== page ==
A New Series: One Minute Reviews of
Books by Vermont Authors


Laura's column "One Minute Reviews" has appeared bi-weekly in Wilmington, Vermont's Deerfield Valley News since 2015. In April 2018, she found that no Vermont periodical consistently reviews all fiction and non-fiction by Vermont authors, so she started a series to fill that void. Published reviews from that series and some earlier reviews of local authors are listed with links to a scan of the printed copy. Reviews still in queue are listed without links until they appear in print.

The books reviewed in this series are available through Wilmington's Pettee Memorial Library, the Whitingham Free Public Library, and locally owned Bartleby's Books in Wilmington.

American Book Review, Jan/Feb 2021

How Poems Mean: Vermont Poets Discuss Their Work

Vermont Poets and Their Craft, eds. Neil Shepard and Tamra J. Higgins. Sundog Poetry/Green Writers Press, 2019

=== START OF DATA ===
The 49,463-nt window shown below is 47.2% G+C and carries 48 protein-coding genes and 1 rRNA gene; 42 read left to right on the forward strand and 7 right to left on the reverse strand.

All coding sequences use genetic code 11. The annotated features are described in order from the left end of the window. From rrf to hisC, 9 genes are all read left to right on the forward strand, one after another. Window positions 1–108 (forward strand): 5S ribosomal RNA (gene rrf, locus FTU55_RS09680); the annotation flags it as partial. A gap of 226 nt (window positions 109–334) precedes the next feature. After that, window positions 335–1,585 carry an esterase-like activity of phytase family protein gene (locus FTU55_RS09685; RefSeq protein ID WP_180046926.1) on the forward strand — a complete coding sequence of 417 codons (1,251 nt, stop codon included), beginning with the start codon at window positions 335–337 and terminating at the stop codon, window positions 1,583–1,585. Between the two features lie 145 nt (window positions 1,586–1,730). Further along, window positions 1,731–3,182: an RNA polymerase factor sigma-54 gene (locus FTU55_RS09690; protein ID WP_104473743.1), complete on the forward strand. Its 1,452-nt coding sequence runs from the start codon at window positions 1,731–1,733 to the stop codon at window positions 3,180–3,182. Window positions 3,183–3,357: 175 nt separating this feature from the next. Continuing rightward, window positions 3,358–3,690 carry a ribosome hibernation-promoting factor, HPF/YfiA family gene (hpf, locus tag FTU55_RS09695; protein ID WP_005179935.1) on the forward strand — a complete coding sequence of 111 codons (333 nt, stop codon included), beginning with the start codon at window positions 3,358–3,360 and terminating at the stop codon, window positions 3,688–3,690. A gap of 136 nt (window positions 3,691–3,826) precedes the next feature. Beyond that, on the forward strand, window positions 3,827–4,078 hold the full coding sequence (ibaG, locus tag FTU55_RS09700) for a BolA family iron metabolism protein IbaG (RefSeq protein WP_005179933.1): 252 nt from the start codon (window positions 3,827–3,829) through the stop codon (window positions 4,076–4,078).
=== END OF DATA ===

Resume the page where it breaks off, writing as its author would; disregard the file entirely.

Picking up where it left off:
Vermont Poets and Their Craft originated as a ten-part lecture series delivered three years ago at Vermont bookstores and other venues under the auspices of Sundog Poetry Center, an organization founded by co-editor Tamra Higgins to promote poets and poetry throughout the state. The lectures, televised by Vermont Public Television, were subsequently revised for publication, and seven other Vermont poets were invited to submit pieces for an anthology. The result is a substantial collection of essays, all but one of which (Chard deNiord's mainly analytical "Suspense, Suspension, and the Sublime in the Poetry of Robert Frost") are concerned with the question classically worded sixty years ago in John Ciardi's title How Does a Poem Mean?